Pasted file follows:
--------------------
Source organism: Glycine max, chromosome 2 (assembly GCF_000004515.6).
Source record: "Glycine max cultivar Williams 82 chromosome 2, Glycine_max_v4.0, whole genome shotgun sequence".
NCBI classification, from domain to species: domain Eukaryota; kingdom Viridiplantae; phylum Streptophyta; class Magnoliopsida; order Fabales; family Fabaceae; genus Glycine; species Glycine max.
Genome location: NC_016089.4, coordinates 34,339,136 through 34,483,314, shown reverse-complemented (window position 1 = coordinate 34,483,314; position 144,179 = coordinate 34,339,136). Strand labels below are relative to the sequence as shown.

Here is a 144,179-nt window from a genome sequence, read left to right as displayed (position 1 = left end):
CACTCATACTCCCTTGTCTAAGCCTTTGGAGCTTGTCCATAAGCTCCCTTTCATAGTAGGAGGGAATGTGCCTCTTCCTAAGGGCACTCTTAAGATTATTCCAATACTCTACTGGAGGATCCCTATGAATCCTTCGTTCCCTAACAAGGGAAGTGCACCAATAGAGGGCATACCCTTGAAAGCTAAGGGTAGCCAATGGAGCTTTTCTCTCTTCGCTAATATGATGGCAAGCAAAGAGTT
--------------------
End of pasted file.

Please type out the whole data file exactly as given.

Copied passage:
Source organism: Glycine max, chromosome 2 (assembly GCF_000004515.6).
Source record: "Glycine max cultivar Williams 82 chromosome 2, Glycine_max_v4.0, whole genome shotgun sequence".
NCBI classification, from domain to species: domain Eukaryota; kingdom Viridiplantae; phylum Streptophyta; class Magnoliopsida; order Fabales; family Fabaceae; genus Glycine; species Glycine max.
Genome location: NC_016089.4, coordinates 34,339,136 through 34,483,314, shown reverse-complemented (window position 1 = coordinate 34,483,314; position 144,179 = coordinate 34,339,136). Strand labels below are relative to the sequence as shown.

Here is a 144,179-nt window from a genome sequence, read left to right as displayed (position 1 = left end):
CACTCATACTCCCTTGTCTAAGCCTTTGGAGCTTGTCCATAAGCTCCCTTTCATAGTAGGAGGGAATGTGCCTCTTCCTAAGGGCACTCTTAAGATTATTCCAATACTCTACTGGAGGATCCCTATGAATCCTTCGTTCCCTAACAAGGGAAGTGCACCAATAGAGGGCATACCCTTGAAAGCTAAGGGTAGCCAATGGAGCTTTTCTCTCTTCGCTAATATGATGGCAAGCAAAGAGTT